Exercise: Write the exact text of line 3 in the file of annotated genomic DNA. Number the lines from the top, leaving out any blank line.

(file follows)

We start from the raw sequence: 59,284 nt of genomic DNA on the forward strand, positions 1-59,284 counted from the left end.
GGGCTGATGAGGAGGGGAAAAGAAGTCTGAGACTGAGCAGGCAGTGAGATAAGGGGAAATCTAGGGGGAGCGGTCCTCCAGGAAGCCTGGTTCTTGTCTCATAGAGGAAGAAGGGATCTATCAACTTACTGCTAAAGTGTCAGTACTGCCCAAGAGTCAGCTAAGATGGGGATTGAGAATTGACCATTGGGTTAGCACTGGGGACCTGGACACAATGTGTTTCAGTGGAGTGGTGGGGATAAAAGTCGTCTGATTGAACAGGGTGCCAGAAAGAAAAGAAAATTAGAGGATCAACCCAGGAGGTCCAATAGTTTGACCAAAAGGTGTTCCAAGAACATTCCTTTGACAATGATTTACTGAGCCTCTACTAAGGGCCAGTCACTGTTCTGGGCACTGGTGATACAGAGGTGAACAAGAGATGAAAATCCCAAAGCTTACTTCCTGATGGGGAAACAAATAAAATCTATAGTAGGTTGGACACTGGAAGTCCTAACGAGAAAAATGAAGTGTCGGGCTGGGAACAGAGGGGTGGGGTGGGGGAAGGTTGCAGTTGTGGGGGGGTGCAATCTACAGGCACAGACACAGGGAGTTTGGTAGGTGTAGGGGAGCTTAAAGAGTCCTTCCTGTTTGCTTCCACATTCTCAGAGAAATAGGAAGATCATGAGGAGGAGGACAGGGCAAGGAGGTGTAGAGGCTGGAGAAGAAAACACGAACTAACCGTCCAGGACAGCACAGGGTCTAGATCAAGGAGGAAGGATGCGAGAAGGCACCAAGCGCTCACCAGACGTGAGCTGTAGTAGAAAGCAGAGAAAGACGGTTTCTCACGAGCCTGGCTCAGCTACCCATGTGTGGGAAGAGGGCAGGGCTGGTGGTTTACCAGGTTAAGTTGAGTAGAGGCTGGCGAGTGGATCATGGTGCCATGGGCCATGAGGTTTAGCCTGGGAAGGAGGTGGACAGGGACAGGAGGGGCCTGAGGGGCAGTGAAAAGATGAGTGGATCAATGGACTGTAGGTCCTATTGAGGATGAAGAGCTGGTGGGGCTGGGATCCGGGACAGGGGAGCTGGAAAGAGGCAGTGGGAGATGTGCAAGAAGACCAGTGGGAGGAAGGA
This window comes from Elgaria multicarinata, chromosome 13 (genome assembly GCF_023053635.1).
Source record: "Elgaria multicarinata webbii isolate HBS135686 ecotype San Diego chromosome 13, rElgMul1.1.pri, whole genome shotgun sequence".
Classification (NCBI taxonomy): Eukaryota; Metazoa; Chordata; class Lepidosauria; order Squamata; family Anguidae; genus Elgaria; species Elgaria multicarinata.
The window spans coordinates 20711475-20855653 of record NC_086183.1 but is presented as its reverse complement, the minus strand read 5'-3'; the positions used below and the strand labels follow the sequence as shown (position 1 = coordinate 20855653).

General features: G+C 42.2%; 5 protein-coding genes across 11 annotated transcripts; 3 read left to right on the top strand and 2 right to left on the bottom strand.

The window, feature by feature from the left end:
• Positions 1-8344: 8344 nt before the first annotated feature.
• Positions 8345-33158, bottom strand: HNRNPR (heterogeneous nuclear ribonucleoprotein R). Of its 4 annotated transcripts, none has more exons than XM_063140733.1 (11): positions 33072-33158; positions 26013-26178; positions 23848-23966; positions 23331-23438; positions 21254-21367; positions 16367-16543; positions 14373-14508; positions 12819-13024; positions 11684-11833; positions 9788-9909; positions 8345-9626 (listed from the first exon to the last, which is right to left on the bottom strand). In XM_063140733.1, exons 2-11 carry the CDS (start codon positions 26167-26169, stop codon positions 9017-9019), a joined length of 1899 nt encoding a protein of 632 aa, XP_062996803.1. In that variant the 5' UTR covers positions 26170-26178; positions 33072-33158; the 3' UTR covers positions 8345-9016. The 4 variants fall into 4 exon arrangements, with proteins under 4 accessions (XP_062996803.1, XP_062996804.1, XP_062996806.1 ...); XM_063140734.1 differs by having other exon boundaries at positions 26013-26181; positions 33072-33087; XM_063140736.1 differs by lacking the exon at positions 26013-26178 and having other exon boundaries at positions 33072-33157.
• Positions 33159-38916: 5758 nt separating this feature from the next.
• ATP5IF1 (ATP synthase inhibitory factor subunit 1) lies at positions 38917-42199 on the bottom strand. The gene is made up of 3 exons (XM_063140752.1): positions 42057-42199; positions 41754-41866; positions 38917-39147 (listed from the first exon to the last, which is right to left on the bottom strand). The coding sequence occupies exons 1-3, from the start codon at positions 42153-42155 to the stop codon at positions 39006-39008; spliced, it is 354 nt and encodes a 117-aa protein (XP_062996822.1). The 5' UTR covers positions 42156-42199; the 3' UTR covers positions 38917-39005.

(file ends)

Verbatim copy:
This window comes from Elgaria multicarinata, chromosome 13 (genome assembly GCF_023053635.1).